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Drug dealers stepping up infiltration, official says

By Zhang Yan | China Daily | Updated: 2019-06-26 07:00
A portion of the drugs seized by Guangdong police on display at a Guangzhou news conference on Tuesday. [Photo by Zheng Caixiong/]

Traffickers from major overseas drug-producing regions have stepped up efforts to infiltrate China in recent years, a senior anti-drug official said.

Police have found illegal drugs from the Golden Triangle, Golden Crescent and some South American countries being smuggled into the country through increasingly diverse routes and more covert means, Liu Yuejin, deputy director of the National Narcotics Control Commission, said ahead of the International Day Against Drug Abuse and Illicit Trafficking, which falls on Wednesday.

The Golden Triangle, which straddles Laos, Myanmar and Thailand, accounts for nearly 85 percent of the drugs illegally consumed in China, according to the Ministry of Public Security.

Last year, Chinese police seized 29.6 metric tons of drugs from the Golden Triangle, up 17.6 percent year-on-year, the commission said.

The haul included 4.6 tons of crystal methamphetamine, more than four times as much as in 2017, and 1.4 tons of ketamine, 35 times more than the previous year.

"Domestic drug manufacturing was hit hard last year and the traditional sources of drug production in key provinces, including Guangdong, were greatly curbed, causing an imbalance between drug supply and demand, and higher prices for drugs nationwide," Liu said.

The ministry said police uncovered 412 illegal drug manufacturing cases nationwide last year, down 30.8 percent year-on-year, and authorities destroyed 268 facilities where drugs were manufactured, down 15.5 percent.

Some 14.7 tons of synthetic drugs were seized, a drop of 37 percent.

Illegal drug production in Guangdong, long the largest domestic source, declined sharply. The ministry said police uncovered 42 drug production cases last year, down 70 percent compared with 2017, smashed 28 production dens, a fall of 56 percent, and seized 1.65 tons of drugs, down 71 percent.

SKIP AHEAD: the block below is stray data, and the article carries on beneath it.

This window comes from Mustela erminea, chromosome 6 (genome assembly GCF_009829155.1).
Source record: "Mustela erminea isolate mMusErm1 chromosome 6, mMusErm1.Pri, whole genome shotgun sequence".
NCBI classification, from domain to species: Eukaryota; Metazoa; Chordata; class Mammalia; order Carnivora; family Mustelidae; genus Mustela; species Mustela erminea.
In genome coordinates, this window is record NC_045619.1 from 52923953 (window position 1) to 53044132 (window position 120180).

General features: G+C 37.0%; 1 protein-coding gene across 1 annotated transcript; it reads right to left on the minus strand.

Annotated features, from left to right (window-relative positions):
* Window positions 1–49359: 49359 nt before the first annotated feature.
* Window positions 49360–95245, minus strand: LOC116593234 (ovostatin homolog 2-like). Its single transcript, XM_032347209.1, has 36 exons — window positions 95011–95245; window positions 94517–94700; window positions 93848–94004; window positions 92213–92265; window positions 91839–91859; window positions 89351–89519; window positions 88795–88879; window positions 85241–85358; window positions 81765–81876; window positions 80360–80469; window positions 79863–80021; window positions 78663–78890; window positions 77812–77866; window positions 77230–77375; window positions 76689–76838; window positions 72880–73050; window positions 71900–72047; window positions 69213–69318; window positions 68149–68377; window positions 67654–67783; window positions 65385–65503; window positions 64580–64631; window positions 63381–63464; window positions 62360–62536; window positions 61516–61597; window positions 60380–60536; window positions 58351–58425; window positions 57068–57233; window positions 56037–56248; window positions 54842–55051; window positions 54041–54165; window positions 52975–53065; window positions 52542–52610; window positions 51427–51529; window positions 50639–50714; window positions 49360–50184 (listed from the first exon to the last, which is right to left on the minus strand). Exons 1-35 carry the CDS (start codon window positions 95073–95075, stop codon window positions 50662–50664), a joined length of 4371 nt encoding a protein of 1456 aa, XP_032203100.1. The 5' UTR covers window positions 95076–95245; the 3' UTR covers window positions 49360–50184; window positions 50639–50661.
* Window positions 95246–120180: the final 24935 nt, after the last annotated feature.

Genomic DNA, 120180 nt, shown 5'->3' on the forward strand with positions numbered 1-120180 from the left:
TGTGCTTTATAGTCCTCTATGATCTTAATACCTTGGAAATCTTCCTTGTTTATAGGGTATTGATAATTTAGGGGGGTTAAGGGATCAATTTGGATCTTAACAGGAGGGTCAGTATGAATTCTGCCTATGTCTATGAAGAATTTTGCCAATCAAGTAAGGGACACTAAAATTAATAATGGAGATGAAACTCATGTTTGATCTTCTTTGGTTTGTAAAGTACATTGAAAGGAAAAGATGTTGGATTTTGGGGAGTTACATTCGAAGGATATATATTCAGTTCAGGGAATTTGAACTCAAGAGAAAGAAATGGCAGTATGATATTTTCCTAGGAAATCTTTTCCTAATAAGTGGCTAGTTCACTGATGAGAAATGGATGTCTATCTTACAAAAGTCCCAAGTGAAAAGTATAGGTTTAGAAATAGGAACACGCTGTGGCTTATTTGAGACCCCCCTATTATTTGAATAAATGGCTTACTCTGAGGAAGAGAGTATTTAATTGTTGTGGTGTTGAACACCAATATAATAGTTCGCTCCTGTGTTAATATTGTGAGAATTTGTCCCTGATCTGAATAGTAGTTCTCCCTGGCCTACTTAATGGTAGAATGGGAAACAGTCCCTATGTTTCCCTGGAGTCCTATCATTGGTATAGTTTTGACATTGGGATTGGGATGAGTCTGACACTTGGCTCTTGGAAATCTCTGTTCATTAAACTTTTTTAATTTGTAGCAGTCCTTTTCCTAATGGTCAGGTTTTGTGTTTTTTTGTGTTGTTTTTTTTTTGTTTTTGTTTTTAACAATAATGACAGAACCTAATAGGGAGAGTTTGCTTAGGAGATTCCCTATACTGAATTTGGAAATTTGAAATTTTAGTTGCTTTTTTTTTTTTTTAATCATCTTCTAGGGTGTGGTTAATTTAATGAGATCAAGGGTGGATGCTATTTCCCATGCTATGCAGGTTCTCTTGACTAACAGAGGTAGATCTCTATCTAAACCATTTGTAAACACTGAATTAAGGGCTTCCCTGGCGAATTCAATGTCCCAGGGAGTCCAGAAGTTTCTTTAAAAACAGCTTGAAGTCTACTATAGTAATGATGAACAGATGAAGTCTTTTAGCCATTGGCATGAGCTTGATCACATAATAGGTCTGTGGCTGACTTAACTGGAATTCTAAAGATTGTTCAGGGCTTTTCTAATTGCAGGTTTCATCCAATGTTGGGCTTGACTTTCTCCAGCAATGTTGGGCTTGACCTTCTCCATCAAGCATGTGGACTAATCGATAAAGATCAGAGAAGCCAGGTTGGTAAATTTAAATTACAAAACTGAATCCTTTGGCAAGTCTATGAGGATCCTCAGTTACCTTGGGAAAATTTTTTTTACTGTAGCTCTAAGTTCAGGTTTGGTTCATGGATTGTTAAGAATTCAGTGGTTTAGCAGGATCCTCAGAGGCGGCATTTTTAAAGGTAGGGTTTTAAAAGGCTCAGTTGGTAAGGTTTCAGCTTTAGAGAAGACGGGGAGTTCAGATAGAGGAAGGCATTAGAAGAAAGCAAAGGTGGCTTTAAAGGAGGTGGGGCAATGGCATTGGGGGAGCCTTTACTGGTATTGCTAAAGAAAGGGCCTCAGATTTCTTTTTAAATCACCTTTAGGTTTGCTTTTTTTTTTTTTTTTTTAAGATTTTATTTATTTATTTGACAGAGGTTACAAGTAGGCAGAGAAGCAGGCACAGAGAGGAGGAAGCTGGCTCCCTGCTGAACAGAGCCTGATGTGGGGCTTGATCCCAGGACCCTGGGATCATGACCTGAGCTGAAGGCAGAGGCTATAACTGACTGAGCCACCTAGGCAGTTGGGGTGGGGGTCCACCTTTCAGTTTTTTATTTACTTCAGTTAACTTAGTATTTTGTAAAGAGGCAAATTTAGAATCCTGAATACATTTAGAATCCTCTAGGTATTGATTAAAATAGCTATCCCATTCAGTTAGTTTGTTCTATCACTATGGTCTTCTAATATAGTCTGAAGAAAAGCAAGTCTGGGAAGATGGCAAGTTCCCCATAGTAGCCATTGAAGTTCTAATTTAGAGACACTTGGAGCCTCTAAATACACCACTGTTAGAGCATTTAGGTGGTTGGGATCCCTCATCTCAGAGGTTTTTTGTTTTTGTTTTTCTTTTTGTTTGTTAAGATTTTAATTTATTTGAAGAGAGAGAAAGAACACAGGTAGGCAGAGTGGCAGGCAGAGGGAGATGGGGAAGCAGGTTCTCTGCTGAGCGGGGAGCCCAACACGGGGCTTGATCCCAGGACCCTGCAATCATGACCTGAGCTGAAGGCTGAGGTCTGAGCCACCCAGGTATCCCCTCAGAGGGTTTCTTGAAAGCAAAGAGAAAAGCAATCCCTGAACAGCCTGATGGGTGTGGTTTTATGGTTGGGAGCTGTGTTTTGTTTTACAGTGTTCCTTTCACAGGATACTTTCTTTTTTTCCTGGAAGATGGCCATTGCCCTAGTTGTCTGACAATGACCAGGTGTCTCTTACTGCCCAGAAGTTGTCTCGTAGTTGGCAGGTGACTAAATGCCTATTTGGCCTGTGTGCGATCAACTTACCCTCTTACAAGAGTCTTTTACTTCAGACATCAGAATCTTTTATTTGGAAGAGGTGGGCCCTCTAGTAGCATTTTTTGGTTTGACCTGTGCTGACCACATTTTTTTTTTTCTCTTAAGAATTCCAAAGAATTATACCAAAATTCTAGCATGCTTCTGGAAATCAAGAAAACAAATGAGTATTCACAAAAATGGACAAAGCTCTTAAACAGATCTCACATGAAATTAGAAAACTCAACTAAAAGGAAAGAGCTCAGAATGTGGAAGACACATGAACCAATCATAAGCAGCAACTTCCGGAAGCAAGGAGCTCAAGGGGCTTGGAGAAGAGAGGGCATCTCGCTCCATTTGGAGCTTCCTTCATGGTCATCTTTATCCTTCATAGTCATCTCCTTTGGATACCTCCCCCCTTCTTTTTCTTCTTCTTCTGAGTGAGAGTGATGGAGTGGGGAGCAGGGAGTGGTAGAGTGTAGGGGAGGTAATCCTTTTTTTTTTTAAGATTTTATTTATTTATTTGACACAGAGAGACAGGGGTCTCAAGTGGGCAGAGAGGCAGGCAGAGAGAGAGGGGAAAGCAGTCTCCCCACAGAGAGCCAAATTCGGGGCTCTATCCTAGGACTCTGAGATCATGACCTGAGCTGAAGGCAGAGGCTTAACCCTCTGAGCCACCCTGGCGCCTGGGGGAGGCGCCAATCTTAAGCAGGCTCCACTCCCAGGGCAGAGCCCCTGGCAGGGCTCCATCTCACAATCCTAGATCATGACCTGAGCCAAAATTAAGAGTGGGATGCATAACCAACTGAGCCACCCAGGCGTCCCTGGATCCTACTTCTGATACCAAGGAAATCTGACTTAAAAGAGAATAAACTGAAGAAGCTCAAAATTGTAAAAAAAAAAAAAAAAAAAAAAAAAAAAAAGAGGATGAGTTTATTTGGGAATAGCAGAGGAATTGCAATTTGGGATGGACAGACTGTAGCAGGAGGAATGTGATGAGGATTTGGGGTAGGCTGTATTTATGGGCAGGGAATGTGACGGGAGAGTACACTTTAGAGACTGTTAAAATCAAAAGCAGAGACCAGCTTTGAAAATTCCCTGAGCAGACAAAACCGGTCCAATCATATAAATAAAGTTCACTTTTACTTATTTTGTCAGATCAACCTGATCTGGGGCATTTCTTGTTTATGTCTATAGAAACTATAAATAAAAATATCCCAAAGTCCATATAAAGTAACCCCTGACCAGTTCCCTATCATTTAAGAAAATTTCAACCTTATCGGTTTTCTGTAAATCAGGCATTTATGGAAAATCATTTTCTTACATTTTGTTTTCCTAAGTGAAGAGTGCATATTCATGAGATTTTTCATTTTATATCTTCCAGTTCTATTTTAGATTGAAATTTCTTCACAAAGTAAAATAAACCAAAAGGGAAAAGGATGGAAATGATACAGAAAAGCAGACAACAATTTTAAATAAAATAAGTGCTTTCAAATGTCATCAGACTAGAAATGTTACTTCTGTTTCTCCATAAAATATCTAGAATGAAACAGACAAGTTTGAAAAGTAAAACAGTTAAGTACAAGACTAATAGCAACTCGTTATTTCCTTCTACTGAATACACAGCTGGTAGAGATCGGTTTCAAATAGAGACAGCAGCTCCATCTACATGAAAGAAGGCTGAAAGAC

"Driven by huge profits, a rising number of synthetic drugs were smuggled into China through illegal channels from the Golden Triangle," Liu said.

In November, Chinese police handed Vietnamese drug trafficker Nong Van Khoi over to Vietnamese police in Pingxiang in the Guangxi Zhuang autonomous region.

Khoi, the main suspect in a drug-trafficking ring, was accused of organizing the gang's members to traffic more than 100 kilograms of heroin into China, said Yan Qiwei, head of the narcotics control department in Guangxi.

Vietnamese police uncovered a major cross-border drug-trafficking case in February last year, and seized 100.8 kg of heroin, which the suspects were planning to traffic into China from Laos via a border crossing in Vietnam. Khoi escaped to China, Yan said, but was detained in Huizhou, Guangdong, in October.

In order to curb drug smuggling from the Golden Triangle, China has tightened management in border areas and strengthened law enforcement cooperation with Laos, Myanmar and Thailand on intelligence sharing and the control of chemicals used in the production of drugs.

Between October and December, the National Narcotics Control Commission coordinated a special operation in 14 provinces and regions, including Yunnan province, Guangxi and Guangdong, targeting drug trafficking in border areas, the ministry said.

During the three-month operation, police uncovered 5,669 drug-related cases, detained 7,930 suspects and confiscated 12.5 tons of drugs, it said.

Liu said China has signed a four-year action plan agreement, running from 2019 through 2022, with Laos, Myanmar, Thailand, Cambodia and Vietnam to conduct joint operations to eradicate the drug trade in border areas.

Under the plan, police from the six countries will focus on collecting evidence, launching joint investigations and conducting unified operations to root out cross-border drug-trafficking rings.

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